Court hears appeal of bankers fined over Swiss deposits by Putin friend

By Thomson Reuters May 27, 2024 | 6:26 AM

ZURICH (Reuters) – A Zurich court is on Monday hearing an appeal by bankers convicted last year of failing to perform due diligence in financial transactions after helping a close friend of Vladimir Putin move millions of francs through Swiss bank accounts.

The four former employees of the Swiss unit of Russia’s Gazprombank, which is currently being wound up, are asking Zurich’s High Court to overturn the conviction.

The three Russians and one Swiss citizen helped Sergey Roldugin, a concert cellist who has been dubbed “Putin’s wallet” by the Swiss government and is godfather to Putin’s eldest daughter, deposit millions of francs in Swiss accounts between 2014 and 2016.

The bankers, who cannot be identified under Swiss reporting restrictions, were found guilty by Zurich’s District Court in March 2023 and given suspended fines totalling hundreds of thousands of Swiss francs.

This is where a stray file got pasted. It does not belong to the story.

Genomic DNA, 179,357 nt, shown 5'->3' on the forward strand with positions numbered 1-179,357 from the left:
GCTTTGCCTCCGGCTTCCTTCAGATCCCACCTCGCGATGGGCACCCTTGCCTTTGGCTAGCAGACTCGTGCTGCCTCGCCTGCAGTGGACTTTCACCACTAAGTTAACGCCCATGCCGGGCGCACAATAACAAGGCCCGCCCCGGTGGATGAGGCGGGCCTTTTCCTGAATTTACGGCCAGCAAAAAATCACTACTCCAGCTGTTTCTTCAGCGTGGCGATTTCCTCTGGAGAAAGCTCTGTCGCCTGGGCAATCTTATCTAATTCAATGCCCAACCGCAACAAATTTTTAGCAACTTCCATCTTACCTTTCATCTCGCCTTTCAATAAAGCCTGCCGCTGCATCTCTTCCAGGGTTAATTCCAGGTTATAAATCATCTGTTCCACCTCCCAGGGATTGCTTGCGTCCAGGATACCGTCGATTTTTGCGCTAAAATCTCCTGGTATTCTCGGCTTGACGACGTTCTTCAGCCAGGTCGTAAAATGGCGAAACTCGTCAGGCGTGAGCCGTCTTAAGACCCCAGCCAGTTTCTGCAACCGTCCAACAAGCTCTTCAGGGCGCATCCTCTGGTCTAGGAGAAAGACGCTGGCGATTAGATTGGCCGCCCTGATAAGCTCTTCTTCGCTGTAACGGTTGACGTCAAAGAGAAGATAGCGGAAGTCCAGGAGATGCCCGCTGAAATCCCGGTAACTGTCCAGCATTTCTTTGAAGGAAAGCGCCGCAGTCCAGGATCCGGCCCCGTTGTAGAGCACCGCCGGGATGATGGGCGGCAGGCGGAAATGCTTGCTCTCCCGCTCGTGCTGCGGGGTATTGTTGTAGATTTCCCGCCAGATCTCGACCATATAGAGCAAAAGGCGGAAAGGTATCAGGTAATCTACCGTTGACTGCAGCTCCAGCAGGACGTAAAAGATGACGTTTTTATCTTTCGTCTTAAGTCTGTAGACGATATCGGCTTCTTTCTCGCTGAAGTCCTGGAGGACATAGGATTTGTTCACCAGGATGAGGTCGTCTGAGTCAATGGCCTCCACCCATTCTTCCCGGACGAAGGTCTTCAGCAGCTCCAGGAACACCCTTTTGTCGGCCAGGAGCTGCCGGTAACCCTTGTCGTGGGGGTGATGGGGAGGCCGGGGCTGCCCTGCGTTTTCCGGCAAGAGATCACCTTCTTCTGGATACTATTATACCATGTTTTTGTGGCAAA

They are appealing the ruling that they did not look closely enough in their dealings with Roldugin.

The presiding judge explained that the case was not about who the money belonged to and whether it came from illegal sources. “The only issue in these proceedings is whether the required checks were made,” he said.

In Switzerland, banks are obliged to reject or terminate business relationships if there are doubts about the identity of the contracting party.

The four helped the cellist operate two bank accounts at Gazprombank in Zurich, through which millions of francs flowed, without conducting sufficient checks, the court heard last year.

The indictment said the case showed how people like Roldugin were used as “strawmen” to hide the true owners of money.

Prosecutors alleged the men failed to do enough to determine the identity of the actual owner of the funds and it was implausible that Roldugin, who has no listed activity as a businessman, could be the real owner.

Roldugin was among members of Putin’s inner circle sanctioned by the West after Russia invaded Ukraine in 2022.

The Kremlin has previously dismissed any suggestion that Roldugin’s funds are linked to the Russian leader as anti-Russian “Putinophobia”.

It says Putin’s finances are a matter of public record and he has regularly publicly declared his assets and salary.

The three judges are expected to reach and announce a judgment on the appeal towards the end of the day at the earliest.

($1 = 0.9137 Swiss francs)

(Reporting by Noele Illien; Editing by Jan Harvey)